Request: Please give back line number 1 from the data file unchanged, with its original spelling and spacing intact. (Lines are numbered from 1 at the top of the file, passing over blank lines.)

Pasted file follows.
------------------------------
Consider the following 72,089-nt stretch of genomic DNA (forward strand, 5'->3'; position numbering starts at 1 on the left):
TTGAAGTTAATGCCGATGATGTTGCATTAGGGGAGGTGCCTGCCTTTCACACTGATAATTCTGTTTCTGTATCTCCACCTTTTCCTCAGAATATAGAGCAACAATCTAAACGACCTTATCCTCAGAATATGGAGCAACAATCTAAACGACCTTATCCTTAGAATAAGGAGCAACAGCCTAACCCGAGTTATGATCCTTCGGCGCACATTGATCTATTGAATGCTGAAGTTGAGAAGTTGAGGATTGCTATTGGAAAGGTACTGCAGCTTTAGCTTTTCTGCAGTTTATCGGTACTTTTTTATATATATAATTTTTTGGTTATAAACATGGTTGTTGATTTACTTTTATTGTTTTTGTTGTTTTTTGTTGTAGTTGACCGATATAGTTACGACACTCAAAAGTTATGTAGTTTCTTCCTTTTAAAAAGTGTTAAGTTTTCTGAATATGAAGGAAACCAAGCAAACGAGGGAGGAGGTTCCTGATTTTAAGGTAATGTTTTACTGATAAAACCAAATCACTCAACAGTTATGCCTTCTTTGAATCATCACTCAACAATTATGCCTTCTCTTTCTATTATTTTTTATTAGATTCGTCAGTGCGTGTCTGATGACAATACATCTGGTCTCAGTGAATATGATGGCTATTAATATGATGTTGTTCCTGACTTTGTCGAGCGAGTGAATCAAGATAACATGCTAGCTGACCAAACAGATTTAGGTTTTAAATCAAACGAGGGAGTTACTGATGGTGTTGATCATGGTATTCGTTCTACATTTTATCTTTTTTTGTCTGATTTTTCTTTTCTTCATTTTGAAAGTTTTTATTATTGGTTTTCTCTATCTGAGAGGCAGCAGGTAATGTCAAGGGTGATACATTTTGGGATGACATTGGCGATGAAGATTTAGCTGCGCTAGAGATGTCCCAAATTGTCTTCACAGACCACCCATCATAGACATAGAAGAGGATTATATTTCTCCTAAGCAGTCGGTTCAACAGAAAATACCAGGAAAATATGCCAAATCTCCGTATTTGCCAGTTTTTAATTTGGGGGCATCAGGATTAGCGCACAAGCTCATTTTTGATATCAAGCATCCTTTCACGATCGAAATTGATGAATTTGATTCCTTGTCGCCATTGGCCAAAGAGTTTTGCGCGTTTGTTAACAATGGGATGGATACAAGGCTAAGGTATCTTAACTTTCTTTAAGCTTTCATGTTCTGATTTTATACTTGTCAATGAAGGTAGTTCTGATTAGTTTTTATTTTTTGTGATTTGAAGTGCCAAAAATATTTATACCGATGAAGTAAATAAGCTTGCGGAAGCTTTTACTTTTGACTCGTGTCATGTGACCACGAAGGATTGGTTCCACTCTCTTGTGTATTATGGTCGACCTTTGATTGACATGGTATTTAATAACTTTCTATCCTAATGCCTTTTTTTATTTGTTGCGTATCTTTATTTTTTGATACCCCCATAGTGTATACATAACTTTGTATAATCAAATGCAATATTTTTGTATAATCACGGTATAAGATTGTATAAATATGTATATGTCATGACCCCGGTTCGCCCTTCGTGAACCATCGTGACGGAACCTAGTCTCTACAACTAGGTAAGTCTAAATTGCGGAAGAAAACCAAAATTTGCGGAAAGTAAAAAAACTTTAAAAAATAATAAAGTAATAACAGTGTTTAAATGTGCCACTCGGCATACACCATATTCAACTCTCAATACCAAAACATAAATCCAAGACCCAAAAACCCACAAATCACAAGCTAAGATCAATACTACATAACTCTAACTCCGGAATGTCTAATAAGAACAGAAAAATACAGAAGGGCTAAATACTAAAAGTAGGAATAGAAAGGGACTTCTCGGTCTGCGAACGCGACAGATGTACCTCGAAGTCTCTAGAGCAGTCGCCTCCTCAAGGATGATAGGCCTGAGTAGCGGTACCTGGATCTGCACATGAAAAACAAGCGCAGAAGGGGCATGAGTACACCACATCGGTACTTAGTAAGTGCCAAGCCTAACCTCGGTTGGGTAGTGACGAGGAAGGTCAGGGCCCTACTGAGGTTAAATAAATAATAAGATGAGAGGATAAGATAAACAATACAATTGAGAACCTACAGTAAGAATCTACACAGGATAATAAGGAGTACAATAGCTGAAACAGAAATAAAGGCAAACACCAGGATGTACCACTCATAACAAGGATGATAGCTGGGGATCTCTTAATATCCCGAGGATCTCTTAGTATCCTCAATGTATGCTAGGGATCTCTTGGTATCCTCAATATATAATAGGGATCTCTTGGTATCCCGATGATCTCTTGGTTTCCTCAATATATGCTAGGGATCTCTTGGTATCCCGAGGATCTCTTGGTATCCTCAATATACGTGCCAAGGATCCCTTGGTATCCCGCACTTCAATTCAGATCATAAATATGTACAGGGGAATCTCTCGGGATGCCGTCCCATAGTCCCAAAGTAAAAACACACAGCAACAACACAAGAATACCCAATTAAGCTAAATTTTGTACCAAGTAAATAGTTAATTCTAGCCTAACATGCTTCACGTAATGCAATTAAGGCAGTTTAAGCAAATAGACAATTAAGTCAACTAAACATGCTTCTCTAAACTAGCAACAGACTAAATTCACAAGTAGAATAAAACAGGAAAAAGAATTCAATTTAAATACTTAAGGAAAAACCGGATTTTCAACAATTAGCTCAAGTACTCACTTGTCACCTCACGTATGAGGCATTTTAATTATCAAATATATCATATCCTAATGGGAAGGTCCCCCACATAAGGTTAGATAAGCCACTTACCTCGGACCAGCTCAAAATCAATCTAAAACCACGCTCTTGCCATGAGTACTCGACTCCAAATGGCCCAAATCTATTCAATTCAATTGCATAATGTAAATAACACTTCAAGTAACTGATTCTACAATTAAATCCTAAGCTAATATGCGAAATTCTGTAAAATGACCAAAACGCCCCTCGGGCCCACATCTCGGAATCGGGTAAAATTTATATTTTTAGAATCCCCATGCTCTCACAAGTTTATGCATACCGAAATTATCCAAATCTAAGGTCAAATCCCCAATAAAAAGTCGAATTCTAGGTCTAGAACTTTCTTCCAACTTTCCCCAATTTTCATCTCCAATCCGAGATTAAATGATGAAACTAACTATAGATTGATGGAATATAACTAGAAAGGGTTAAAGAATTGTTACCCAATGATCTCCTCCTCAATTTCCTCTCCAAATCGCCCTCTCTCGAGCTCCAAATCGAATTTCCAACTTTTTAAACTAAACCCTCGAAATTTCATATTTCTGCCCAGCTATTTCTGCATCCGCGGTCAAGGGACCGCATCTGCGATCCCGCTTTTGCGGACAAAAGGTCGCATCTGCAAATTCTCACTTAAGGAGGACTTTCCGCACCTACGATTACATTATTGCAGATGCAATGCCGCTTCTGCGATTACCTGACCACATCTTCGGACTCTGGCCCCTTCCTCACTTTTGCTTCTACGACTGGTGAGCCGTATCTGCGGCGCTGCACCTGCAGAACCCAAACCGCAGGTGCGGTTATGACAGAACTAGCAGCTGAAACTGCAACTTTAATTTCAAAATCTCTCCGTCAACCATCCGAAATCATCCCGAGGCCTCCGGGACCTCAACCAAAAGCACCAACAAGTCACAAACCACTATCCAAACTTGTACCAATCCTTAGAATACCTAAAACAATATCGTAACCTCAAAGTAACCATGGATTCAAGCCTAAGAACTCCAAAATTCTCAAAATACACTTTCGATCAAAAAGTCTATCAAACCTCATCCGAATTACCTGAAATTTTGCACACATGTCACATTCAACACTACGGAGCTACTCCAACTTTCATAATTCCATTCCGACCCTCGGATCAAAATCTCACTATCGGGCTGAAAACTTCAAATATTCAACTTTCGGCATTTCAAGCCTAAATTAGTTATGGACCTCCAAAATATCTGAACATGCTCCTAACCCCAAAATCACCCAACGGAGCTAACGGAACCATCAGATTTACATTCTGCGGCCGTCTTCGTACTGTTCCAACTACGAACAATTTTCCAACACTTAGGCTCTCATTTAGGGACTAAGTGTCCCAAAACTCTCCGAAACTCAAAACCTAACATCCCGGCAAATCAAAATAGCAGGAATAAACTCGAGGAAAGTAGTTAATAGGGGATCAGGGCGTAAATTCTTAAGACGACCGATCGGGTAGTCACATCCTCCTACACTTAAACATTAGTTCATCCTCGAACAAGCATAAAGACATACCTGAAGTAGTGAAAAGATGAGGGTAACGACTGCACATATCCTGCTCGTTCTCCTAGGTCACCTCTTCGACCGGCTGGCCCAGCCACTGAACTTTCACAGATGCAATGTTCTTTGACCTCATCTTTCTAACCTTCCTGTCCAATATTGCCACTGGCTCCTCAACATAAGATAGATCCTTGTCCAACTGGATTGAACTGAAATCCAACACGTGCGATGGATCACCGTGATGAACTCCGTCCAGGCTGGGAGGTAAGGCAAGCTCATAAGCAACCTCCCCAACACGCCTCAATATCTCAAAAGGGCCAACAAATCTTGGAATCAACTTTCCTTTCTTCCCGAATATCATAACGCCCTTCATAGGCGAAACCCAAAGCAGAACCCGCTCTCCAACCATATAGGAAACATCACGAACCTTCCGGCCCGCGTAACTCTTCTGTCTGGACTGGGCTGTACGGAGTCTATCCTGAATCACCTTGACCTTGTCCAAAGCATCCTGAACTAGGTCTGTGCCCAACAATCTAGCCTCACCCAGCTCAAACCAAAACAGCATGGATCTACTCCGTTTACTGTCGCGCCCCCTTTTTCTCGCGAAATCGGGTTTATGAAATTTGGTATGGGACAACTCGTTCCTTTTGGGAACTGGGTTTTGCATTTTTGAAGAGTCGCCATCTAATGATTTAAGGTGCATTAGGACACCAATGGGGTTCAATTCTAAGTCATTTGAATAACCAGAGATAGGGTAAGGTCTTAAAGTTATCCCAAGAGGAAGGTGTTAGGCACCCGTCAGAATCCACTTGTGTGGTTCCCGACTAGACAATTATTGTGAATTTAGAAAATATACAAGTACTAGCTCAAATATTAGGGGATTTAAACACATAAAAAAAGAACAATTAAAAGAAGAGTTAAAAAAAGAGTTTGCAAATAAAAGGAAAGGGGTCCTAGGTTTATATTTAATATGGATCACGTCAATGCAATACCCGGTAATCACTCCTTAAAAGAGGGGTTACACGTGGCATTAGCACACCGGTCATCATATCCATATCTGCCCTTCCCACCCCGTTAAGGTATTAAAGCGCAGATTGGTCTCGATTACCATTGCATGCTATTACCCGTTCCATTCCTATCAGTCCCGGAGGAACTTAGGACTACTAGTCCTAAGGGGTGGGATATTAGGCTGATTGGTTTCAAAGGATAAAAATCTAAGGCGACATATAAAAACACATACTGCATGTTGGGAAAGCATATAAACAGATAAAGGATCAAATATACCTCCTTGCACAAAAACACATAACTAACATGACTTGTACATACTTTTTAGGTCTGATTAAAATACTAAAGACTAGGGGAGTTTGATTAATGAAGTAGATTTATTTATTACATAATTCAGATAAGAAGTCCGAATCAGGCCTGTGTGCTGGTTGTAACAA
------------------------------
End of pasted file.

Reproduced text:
Consider the following 72,089-nt stretch of genomic DNA (forward strand, 5'->3'; position numbering starts at 1 on the left):